DUBAI // The head of the Dubai Foundation for Women and Children yesterday appealed to the police to ensure victims of domestic violence and human trafficking were dealt with by female officers. Afra al Basti made the call to Dubai Police at a two-day workshop aimed at giving officers the skills to spot and help victims of abuse, both women and children.
She said it was vital to have female officers present when victims were interviewed and called on the force to have more policewomen in place to do so. "To have female officers is essential in the context of domestic abuse and human trafficking, because these women need to talk about very sensitive issues," said Ms al Basti. She said many female victims would be further traumatised by having to reveal details of abuse to a male officer, and that the fear of having to do so could even discourage them from seeking help in the first place.
This, said Ms al Basti, was especially true in UAE society where "women are not used to recounting details of their lives to men". Having female officers handle cases of domestic violence and human trafficking would encourage victims to contact the police more readily, Ms al Basti said. She added that the environment within police stations themselves needed to appear less threatening, so victims seeking help would not be put off.
"I want police stations to be the first choice for victims of domestic abuse as this will protect their legal rights," she said. "If law enforcement authorities give support and help it will empower the victims." During the workshop, the first in a series the Foundation is holding, officials from the foundation cited several cases of women who had continued to suffer abuse at the hands of men rather than seek help from the police.
Ms al Basti pointed out that, particularly among Emiratis, the concept of seeking help from law enforcement authorities was an alien one for many women. "The police station, in the consciousness of many Emirati women, is a place for criminals and by going there she is bringing shame on the whole family. Ms al Basti said law enforcement authorities needed to work to change that perception to one of service provider.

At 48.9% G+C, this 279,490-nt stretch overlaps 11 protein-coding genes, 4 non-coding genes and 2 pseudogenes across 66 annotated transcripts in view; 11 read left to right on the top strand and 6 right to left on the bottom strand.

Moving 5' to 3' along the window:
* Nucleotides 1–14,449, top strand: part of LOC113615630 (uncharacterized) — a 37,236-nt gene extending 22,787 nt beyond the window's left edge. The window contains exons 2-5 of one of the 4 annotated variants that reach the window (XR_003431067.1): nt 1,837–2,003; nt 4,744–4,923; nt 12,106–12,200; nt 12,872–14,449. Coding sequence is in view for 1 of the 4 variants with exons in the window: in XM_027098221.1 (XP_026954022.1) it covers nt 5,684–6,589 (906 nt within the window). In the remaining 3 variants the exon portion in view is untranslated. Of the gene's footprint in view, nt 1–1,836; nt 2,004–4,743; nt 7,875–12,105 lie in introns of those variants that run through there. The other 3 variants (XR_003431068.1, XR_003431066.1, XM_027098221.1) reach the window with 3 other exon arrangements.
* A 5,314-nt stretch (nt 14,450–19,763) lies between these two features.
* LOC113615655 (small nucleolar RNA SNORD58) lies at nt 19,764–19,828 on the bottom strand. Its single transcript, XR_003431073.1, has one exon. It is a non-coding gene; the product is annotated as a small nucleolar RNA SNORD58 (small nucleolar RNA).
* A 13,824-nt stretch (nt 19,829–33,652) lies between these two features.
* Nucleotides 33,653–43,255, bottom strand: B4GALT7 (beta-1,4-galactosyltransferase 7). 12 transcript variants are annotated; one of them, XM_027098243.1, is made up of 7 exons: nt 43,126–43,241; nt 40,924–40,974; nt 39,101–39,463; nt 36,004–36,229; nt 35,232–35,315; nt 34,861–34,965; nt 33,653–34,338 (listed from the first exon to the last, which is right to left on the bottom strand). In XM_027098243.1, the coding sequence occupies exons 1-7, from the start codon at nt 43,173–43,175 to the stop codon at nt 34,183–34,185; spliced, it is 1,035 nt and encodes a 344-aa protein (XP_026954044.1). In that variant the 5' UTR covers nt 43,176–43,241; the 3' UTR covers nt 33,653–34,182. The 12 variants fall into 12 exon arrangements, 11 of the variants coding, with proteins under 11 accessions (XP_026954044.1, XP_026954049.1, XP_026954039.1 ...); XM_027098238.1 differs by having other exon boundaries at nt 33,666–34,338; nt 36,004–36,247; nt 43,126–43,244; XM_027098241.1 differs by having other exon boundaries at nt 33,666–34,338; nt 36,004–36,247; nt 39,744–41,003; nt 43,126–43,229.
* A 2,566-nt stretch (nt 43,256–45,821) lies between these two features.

"I know many women who just cannot imagine themselves going into a police station to complain about their husbands, fathers or other family members," she said. Ms al Basti said officers must also be taught to put aside any prejudices they may have when dealing with victims of domestic violence and she urged those attending the workshop to refer any cases of prejudicial behaviour they come across to the Foundation.
"I do not want any woman who comes to complain of abuse [from a] father or husband to be told to go back home." The Foundation has had some success already in persuading law enforcement agencies to adopt its stance regarding female employees. Earlier this month, following pressure from the Foundation, the public prosecution set up an all-female task force of prosecutors, sociologists, psychologists and legal researchers to investigate cases of human trafficking.